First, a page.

Theatres and Halls in Fulham, London
Above - The Granville Theatre, Walham Green - From a variety programme for the Theatre in March 1938
The Granville Theatre of Varieties was built on a very small triangular piece of land, in Walham Green, now called Fulham Broadway, bordered by Fulham road, Vanston Place, and Jervan Place. It was originally intended to purchase the entire island site, but for some reason, this was not possible. Two shops and offices adjoined the Theatre and for many years a showroom of the 'Gas Light & Coke Company' was situated at the far end of the site. The Theatre opened on the 19th September 1898 with a capacity 1,122 people.
The Capital raised to build the Theatre was £20,000 which consisted of 20,000 shares at £1 each. The backers and directors of the company formed to build the Theatre was unusual at the time in that it was instigated by a consortium led by Herbert Campbell, Dan Leno, and Harry Randall, all stars of the Music Hall, together with Henry Joyner, G.E.S. Venner - secretary, and Fred Williams. Mr Jesse Sparrow being general manager.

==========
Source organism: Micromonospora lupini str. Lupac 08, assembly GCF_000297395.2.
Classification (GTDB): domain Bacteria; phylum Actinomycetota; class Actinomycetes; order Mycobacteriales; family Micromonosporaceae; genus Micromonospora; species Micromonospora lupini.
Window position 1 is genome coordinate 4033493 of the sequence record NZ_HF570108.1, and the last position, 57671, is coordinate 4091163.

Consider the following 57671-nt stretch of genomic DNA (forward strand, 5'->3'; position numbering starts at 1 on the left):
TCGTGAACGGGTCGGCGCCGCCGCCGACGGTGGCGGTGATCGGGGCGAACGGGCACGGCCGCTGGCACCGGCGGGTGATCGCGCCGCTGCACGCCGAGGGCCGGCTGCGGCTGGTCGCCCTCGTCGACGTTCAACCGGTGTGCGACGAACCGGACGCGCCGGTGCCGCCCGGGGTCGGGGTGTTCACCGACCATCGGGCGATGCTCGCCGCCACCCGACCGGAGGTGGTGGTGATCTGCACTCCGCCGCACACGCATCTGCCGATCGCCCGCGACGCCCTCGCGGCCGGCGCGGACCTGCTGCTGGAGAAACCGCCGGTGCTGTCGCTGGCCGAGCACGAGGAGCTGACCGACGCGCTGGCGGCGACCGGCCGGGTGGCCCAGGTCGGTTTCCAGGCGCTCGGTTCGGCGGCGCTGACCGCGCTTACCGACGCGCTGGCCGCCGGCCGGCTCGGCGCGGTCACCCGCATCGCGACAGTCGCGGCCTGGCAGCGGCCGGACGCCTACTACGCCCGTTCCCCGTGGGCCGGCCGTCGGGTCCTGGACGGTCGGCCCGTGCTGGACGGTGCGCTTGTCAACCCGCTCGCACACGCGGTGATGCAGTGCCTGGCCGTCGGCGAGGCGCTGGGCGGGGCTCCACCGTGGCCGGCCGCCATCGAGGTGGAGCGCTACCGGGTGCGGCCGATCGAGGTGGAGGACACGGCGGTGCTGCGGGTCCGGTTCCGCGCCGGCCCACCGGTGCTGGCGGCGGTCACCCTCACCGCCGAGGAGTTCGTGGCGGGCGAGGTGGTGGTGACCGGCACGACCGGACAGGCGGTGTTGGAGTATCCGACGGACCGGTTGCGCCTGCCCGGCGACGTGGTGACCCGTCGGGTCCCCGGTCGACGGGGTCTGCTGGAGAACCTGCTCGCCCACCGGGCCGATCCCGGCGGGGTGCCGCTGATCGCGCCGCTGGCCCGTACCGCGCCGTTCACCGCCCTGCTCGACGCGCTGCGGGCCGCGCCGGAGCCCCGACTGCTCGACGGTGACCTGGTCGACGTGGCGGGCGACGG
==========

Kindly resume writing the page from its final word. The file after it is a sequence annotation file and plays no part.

The Theatre was designed by the famous Victorian architect Mr Frank Matcham, who used all his skill to create a Variety Theatre on such a small cramped site. The exterior façade was in the style of 'Queen Anne'. The ERA newspaper stated in its 5th of March 1898 edition: 'Over the handsome entrance doors the walls will be carried up with a circular corner, crowned with a terracotta minaret, and from this, large sweeping scrolls lead up to the highest part of the building, which is crowned by two bold towers, with ornamental railings at the top'. The ERA 5th of March 1898 . The walls were faced with red bricks and terracotta dressings.